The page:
This past Saturday I had the opportunity to Run the second edition of the Mother Road 100 along historic Route 66 in Oklahoma. The Inaugural edition of this race was two years ago on the East side of OKC (that's the way they say Oklahoma City in these here parts) and supposedly they got a substantial number of request to do it again, so this year it was run on the west side of OKC (I just like saying that). After a quick five hour drive from Topeka, I checked in at the Comfort Inn, where I would also spend the night before the 6:30 AM bus ride to the start in Elk City, OK some hundred miles to the the west.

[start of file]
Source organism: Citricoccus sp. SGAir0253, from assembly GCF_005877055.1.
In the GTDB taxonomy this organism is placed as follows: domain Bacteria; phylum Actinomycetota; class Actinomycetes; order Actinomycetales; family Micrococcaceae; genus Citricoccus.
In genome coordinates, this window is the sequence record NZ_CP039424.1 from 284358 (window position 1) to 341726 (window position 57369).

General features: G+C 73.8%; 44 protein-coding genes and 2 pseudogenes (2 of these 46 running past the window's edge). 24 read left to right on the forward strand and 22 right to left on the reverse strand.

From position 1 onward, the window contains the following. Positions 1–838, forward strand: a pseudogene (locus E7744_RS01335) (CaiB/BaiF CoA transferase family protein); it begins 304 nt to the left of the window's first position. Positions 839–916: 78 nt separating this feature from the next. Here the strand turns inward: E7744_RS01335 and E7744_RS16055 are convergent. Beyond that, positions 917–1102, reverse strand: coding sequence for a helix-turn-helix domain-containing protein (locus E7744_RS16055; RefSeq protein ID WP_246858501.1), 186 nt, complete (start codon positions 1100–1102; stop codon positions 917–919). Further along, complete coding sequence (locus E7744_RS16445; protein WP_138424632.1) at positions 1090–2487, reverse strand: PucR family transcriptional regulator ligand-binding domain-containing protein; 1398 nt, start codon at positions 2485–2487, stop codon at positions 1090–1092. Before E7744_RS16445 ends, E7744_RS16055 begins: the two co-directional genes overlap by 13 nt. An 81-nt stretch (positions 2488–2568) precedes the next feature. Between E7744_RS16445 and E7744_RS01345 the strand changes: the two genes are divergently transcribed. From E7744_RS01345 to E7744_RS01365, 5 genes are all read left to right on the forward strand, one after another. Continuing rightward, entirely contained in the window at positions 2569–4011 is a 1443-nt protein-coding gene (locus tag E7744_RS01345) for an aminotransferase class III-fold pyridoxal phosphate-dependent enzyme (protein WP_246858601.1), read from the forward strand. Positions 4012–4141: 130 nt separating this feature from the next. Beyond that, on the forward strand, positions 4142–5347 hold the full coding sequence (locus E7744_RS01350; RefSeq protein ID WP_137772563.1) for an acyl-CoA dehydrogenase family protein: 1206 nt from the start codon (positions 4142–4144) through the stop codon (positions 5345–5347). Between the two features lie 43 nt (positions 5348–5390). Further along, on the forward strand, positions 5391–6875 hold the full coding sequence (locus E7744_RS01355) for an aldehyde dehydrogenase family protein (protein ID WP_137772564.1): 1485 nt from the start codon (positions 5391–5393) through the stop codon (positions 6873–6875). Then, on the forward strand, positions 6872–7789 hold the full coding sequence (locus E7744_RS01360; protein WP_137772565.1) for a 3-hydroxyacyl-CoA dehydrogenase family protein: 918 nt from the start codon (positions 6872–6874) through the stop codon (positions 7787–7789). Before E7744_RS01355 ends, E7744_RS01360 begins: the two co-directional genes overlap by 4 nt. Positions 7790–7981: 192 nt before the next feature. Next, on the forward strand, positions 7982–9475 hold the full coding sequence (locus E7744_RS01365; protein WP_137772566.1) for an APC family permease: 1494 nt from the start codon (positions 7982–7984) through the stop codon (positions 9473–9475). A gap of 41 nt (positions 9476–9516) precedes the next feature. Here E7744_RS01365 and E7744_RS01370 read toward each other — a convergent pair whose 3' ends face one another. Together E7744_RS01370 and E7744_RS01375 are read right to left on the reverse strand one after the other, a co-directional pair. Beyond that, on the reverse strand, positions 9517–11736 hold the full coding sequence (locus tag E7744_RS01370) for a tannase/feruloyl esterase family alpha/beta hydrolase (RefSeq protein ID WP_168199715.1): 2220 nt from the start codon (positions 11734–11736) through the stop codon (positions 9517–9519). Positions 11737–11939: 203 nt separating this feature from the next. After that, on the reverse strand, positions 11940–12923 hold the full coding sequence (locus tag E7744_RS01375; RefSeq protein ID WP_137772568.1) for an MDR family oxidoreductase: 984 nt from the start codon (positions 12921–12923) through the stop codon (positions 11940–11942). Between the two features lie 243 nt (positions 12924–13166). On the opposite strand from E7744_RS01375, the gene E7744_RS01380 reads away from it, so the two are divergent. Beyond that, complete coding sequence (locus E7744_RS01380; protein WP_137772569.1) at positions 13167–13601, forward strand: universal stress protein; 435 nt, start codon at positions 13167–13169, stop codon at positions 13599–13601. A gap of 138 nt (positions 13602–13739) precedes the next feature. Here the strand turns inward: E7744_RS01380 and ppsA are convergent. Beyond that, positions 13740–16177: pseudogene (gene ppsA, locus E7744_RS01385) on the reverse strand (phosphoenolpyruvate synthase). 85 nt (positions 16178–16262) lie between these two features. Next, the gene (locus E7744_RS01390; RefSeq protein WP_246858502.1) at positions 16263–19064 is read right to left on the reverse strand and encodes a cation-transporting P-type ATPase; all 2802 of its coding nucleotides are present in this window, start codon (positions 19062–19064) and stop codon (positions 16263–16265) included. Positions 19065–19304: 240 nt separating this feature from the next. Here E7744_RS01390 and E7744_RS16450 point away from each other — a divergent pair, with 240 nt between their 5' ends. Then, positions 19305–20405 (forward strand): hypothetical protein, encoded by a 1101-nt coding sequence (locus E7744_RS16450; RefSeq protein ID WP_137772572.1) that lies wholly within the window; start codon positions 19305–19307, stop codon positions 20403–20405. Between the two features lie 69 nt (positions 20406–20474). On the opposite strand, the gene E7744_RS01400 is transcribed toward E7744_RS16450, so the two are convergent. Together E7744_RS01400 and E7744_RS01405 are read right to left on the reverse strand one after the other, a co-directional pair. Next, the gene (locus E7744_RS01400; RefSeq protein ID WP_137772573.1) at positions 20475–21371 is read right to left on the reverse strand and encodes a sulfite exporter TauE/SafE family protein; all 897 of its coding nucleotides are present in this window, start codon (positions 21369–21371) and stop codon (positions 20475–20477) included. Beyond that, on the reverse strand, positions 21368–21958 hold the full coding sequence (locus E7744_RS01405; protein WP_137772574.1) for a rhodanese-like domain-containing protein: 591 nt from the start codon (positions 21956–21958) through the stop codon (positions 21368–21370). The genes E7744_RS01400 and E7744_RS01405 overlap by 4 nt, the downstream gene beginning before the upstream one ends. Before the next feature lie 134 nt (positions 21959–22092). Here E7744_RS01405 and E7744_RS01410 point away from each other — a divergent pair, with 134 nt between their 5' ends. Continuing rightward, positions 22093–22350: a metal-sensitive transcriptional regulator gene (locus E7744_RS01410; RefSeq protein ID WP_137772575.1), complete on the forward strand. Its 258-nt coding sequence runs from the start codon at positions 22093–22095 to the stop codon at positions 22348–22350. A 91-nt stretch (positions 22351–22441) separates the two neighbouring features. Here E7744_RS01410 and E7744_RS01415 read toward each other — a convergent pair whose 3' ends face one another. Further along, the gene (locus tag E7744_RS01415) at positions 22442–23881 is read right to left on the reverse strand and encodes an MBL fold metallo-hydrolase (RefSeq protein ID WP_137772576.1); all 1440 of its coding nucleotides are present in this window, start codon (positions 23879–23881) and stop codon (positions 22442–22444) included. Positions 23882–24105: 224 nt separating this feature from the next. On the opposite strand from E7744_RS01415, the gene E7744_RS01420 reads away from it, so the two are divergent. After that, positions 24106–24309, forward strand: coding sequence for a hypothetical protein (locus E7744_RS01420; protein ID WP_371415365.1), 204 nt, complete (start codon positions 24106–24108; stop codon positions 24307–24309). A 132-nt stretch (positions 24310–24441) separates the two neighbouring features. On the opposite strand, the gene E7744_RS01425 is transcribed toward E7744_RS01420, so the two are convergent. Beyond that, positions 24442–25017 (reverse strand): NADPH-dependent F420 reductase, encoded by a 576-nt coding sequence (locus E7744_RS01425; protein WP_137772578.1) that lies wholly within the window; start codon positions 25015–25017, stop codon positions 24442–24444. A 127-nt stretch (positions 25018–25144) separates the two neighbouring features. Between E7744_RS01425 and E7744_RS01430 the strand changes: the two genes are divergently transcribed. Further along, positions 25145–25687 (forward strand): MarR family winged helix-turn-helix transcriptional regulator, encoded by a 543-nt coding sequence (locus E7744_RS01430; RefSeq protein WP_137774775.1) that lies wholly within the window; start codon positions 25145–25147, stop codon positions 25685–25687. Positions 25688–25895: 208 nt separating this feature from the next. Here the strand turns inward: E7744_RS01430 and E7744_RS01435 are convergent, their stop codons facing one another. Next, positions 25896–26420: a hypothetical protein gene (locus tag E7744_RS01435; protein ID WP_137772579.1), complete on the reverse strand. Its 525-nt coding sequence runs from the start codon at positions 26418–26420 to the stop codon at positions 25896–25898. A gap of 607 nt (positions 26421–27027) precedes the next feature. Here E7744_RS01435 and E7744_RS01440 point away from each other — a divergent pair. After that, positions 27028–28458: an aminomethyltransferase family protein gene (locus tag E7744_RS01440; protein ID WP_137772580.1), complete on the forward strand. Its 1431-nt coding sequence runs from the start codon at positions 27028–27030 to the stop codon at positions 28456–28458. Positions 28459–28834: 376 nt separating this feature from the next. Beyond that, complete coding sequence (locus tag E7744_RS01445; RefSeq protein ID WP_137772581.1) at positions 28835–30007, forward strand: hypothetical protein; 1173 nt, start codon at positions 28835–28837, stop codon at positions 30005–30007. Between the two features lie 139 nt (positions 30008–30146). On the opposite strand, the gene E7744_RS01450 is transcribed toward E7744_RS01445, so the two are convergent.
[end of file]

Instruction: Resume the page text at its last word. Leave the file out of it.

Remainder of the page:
My first warning for what lie ahead was found in the race handbook under the heading of AID STATIONS ,where the Race Directors disassociated themselves from the volunteers who manned them, letting us know that they were not part of the race organization, therefore they (the RD's) take no responsibility for what the aid stations may or may not have in the way of nourishment... Que the Hitchcock music! After a good night sleep and a 90 minute bus trip to Elk City, warning number two was quickly revealed....two porta potties for two hundred runners? Now I must confess I'm not a big fan of Race Directors running in their own races. Some, like Stan and Chrissy Ferguson make it work by switching off each year. This way at least one of them is totally available to runners, volunteers, etc..But what generally scares me when Race Directors run is that I'm never sure who's experience they are more concerned with, theirs or the runners? In this case one of the RD's summed it up pretty well when two miles into the race I heard him say to another runner..."let's face it, this is a totally self absorbed sport and when you're running an ultra you're not thinking of anyone other then yourself" Comforting words coming from the Race Director.